“The story of my family is one of potholes and cracks that I have tried to fill over the years,” narrator Cassandra Mishra tells the reader a few pages into Sophie Jai’s debut novel, Wild Fires. After the unexpected death of her eldest cousin, Patrick “Chevy” Rampersad – who was raised like the beloved son of all four of his mother’s sisters – Cassandra returns to Toronto from England to find that the potholes she has tried to fill have deepened in her absence. Worse, they are slowly devolving into secret-filled chasms that could estrange Cassandra from her two sisters, mirroring the strained relationship between Cassandra’s mother and her own sisters – despite all of the family living together.
Wild Fires begins on the hot and verdant island of Trinidad before moving – with the Rampersad family – to a cold and melancholy three-storey detached house on Florence Street in Toronto. It is a move soon soured by misfortune. The house now is cold partly due to the weather outside, and partly because of the grief stemming from Chevy’s death and the ghosts his death has awakened. The Rampersad family members cycle through an assortment of strategies to cope with their present grief; the shields of silence they have erected around themselves to hold the ghosts at bay will not be easily dismantled. This reticence drains all the oxygen from the household until the smallest hint of conflict – a cryptic word, a plaintive question, a curt answer, a raised voice – is enough to spark the titular emotional wildfire that ravages everything in its path.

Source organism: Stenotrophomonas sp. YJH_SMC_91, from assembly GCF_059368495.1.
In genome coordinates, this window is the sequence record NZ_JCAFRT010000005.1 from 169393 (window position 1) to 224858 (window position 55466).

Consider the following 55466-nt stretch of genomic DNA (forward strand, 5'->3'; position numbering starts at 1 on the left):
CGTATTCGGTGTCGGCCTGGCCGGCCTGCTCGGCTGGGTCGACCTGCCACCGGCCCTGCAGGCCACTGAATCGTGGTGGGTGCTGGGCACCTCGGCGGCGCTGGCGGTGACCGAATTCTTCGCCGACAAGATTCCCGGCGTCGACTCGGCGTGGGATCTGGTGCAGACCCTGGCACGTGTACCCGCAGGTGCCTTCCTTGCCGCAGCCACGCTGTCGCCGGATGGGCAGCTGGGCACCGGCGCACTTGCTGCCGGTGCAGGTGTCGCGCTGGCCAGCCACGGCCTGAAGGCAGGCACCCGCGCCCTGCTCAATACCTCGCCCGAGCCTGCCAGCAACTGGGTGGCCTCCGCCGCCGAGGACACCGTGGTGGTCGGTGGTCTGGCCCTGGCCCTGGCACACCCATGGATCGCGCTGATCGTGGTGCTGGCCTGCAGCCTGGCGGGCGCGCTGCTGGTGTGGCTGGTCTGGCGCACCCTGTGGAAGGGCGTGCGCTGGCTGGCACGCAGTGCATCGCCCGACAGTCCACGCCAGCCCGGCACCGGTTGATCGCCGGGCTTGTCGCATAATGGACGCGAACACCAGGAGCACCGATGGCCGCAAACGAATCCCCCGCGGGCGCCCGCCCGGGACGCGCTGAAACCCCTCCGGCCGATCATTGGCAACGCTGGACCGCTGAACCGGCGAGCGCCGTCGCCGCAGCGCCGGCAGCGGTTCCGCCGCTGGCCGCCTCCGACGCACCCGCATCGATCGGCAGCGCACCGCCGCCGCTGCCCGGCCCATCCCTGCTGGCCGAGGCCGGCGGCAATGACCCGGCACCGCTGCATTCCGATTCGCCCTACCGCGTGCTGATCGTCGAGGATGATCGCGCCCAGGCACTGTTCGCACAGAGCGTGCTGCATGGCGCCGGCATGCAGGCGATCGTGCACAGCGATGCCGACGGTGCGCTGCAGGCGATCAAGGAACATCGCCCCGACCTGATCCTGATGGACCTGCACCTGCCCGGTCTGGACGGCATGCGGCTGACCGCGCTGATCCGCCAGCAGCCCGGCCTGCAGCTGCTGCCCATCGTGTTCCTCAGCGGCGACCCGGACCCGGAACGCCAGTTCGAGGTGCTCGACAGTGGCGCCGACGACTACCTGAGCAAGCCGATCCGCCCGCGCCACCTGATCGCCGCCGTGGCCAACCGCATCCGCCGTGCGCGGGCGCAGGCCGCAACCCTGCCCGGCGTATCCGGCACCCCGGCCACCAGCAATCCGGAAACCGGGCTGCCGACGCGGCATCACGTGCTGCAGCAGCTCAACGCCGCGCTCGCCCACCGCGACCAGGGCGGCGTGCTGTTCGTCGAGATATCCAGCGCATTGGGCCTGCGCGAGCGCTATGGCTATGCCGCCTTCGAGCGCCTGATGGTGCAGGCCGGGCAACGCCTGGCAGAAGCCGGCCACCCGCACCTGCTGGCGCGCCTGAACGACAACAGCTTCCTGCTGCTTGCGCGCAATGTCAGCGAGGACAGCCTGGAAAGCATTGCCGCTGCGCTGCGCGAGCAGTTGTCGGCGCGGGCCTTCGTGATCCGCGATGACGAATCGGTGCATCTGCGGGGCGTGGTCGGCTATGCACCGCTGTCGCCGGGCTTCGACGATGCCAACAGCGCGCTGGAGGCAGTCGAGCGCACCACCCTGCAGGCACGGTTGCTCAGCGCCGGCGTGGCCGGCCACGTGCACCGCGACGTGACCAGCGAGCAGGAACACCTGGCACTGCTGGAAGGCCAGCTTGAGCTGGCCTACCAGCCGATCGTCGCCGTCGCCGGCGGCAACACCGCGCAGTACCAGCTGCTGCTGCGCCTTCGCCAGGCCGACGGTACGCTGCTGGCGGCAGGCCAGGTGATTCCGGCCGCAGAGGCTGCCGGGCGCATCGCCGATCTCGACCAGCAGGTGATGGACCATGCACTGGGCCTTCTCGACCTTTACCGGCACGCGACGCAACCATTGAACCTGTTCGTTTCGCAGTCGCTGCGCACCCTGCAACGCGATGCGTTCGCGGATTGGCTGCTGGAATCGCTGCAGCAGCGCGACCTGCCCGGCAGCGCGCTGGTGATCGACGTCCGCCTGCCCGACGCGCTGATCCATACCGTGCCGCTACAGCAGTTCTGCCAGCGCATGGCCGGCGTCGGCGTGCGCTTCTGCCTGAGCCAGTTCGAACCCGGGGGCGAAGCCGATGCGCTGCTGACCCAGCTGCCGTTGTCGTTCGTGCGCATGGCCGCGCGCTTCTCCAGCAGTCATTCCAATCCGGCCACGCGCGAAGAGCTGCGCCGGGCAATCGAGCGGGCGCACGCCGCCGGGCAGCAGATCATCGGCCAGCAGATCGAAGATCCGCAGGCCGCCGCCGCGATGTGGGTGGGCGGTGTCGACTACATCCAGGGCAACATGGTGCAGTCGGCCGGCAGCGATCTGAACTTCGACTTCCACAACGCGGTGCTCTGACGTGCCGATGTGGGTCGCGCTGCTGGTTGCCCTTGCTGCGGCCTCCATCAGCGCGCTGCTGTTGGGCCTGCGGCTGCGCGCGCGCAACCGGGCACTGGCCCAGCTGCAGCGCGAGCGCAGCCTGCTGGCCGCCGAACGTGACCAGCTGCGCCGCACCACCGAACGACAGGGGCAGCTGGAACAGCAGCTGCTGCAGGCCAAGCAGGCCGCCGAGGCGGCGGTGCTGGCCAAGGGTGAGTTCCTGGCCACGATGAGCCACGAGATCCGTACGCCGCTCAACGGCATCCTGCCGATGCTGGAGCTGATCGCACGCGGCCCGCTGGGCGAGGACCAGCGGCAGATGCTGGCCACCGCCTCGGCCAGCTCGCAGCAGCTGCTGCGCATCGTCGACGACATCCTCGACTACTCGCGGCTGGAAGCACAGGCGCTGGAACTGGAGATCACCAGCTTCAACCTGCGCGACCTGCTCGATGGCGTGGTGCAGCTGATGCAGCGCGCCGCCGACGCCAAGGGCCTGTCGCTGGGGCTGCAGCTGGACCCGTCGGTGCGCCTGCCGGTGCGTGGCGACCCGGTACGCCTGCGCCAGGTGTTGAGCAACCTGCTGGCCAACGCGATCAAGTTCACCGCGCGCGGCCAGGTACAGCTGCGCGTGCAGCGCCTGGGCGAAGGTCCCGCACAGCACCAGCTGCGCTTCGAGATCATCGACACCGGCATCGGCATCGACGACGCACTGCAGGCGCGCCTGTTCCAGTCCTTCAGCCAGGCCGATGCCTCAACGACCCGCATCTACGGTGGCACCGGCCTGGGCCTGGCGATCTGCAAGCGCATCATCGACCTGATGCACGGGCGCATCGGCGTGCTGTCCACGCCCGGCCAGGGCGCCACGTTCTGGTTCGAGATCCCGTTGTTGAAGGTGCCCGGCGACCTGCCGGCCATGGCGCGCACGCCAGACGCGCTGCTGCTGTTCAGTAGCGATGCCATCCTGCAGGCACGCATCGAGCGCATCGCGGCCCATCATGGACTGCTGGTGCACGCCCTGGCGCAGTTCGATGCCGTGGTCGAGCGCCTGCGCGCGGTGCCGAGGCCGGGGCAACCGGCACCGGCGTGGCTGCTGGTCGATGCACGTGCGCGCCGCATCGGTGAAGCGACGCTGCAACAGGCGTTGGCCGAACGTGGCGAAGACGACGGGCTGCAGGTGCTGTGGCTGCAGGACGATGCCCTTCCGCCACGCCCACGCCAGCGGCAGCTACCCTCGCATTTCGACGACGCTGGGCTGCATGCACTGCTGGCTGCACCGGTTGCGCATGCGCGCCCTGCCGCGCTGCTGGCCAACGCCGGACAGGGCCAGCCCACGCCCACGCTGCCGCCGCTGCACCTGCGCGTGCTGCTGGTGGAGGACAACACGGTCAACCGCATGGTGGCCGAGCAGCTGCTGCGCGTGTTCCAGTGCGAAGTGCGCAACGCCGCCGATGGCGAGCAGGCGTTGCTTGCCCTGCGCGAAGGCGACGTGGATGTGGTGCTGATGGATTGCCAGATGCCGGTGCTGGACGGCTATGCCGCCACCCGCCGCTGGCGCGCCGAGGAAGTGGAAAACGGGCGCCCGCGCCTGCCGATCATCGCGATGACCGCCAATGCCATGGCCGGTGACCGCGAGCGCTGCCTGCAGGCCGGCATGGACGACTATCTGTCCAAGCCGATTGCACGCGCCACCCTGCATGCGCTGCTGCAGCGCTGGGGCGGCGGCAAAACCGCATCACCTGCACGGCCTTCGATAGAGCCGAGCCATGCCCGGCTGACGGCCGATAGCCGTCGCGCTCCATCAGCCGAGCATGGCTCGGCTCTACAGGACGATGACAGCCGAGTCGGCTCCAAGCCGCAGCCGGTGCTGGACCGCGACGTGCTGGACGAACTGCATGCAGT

Cassandra’s narrative alternates between the present and the past. She reflects on the terse conversations and tense silences among her family before revealing the events in her mother’s life and her own childhood that bear down on the present. Jai’s exquisite, evocative prose transforms the characters and settings from initial hazy outlines into crisp technicolor portraits. Whether it is Cassandra recounting the story of her grandfather’s life through the literal marks the years left on him, or viewing her past as the key to “my home within my mother,” or the description of silence as “faulty caulking,” each page is marked with unique, vibrant imagery that invites the reader to linger over each word lest they miss a beautifully constructed turn of phrase.
This is an excellent debut about grief, estrangement (even when a family is physically together), and reconciliation. Every family has its secrets, and Sophie Jai’s novel is a vivid portrayal of the need to reveal them, before, like wildfires, they start to destroy one’s most important ties.